The Schmooze

The Humiliations and Triumphs of Imre Kertész

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At 80, the Hungarian Jewish Nobel Prize winner Imre Kertész is battling Parkinson’s disease while laboring on two new autobiographical works.

Best known for his fiction-like “Detective Story”, “The Pathseeker”, and especially “Fatelessness”, Kertész pensively, with verbal virtuosity (he has translated many German-language authors, including Freud and Joseph Roth, into Hungarian), expresses his experiences as a teenage prisoner of Auschwitz and Buchenwald. A new fictional work, “Union Jack”, set amid the 1956 Soviet invasion of Hungary, is due from Vintage on January 19, and Actes Sud in France has just published a collection of his speeches and essays (Kertész calls them “approaches”), “Holocaust as Culture” (“L’Holocauste comme culture”) which adds essential insight into this complex, nuanced creative spirit.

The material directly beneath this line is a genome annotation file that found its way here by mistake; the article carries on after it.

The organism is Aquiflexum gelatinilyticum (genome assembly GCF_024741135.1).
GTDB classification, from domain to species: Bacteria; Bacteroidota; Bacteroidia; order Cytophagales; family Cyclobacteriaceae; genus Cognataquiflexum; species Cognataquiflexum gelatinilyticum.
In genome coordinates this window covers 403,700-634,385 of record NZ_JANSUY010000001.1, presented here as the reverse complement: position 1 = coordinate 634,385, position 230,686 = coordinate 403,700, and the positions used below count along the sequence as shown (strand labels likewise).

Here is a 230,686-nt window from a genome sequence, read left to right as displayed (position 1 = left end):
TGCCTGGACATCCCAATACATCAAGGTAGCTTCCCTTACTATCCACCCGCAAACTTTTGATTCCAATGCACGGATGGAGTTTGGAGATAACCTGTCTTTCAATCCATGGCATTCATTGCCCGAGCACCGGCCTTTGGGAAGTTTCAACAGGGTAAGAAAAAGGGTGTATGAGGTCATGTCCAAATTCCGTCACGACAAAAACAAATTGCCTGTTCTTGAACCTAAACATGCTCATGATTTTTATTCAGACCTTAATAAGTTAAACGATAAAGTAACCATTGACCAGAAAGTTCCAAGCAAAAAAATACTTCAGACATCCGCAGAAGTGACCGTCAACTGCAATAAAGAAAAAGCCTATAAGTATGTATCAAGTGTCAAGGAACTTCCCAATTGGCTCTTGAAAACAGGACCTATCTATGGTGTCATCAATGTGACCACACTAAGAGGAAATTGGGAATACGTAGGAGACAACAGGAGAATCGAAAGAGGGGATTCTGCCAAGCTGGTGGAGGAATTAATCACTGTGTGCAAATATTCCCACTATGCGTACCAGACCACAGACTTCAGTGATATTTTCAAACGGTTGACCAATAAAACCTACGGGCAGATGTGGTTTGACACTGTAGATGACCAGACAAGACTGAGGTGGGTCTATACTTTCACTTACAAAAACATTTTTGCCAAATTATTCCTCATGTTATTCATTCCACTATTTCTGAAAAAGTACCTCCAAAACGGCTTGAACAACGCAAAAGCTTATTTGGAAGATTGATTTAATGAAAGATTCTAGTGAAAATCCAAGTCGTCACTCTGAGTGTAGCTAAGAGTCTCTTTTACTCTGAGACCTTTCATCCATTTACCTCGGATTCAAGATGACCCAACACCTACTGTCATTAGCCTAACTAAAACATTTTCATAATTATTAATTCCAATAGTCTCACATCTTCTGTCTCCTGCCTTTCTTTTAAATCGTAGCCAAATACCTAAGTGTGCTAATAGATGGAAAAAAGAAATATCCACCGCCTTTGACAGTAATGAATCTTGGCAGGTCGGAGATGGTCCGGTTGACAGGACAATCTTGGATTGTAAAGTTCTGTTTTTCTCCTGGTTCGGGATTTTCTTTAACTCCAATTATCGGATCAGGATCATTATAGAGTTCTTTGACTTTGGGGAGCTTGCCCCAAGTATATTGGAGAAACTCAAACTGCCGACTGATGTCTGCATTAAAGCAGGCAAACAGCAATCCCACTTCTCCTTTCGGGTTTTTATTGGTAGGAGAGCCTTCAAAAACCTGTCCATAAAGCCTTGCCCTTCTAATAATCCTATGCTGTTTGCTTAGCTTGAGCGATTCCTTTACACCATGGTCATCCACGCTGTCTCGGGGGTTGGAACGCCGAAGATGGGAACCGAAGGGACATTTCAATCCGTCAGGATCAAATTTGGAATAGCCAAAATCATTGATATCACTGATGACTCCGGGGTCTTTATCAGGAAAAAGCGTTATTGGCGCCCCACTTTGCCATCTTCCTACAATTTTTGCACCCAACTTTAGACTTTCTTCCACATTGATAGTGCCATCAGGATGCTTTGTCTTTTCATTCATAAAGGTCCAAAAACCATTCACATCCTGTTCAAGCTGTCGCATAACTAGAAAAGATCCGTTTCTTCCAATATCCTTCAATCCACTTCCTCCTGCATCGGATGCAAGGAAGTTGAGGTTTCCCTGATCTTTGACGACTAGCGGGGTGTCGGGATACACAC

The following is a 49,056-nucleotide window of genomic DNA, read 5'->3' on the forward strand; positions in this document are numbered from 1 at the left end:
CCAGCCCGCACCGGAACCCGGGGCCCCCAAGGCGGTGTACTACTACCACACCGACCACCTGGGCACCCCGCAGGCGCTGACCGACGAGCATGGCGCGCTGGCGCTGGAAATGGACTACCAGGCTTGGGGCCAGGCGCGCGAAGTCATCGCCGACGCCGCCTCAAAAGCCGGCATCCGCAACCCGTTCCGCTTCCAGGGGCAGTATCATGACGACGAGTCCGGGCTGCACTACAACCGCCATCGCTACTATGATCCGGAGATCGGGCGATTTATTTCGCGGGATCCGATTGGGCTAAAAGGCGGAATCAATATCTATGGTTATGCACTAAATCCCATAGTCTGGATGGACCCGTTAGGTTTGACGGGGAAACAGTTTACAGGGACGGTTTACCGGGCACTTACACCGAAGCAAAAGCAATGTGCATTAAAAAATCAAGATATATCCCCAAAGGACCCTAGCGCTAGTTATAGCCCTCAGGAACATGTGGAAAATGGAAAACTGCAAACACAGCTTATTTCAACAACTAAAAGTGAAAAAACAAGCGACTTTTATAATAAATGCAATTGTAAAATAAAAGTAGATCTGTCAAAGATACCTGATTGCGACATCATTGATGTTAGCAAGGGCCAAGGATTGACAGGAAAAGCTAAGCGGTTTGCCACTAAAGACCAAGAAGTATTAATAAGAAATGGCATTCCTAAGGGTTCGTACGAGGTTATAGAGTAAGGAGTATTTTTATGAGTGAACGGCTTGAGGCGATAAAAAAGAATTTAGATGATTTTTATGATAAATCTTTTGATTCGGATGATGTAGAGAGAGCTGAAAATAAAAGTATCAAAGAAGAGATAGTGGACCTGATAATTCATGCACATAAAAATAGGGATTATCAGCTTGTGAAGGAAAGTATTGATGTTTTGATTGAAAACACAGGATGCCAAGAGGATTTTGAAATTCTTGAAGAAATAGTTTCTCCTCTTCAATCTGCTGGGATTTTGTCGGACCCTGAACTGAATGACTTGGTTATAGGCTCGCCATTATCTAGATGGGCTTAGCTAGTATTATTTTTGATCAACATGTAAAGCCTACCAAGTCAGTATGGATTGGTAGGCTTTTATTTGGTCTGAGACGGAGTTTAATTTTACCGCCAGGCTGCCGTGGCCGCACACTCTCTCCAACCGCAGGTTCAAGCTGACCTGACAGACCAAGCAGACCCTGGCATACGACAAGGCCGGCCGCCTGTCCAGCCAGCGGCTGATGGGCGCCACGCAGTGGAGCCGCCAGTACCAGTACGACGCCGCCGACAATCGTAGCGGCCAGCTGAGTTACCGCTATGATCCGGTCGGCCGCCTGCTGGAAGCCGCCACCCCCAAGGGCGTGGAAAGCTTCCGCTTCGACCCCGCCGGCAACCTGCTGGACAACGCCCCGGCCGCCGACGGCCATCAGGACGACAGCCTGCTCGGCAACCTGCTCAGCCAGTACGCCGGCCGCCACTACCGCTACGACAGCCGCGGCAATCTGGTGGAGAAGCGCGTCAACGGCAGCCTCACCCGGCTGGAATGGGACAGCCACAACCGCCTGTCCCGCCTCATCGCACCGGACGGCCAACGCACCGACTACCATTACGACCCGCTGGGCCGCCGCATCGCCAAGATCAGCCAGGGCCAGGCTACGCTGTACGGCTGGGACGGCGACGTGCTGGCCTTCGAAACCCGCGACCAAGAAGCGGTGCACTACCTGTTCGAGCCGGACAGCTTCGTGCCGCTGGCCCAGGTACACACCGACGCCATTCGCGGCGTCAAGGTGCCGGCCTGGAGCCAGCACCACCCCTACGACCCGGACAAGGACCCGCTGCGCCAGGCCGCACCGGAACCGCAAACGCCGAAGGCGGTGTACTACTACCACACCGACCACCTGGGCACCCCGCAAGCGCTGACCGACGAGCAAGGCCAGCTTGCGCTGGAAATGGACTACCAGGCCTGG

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The Humiliations and Triumphs of Imre Kertész

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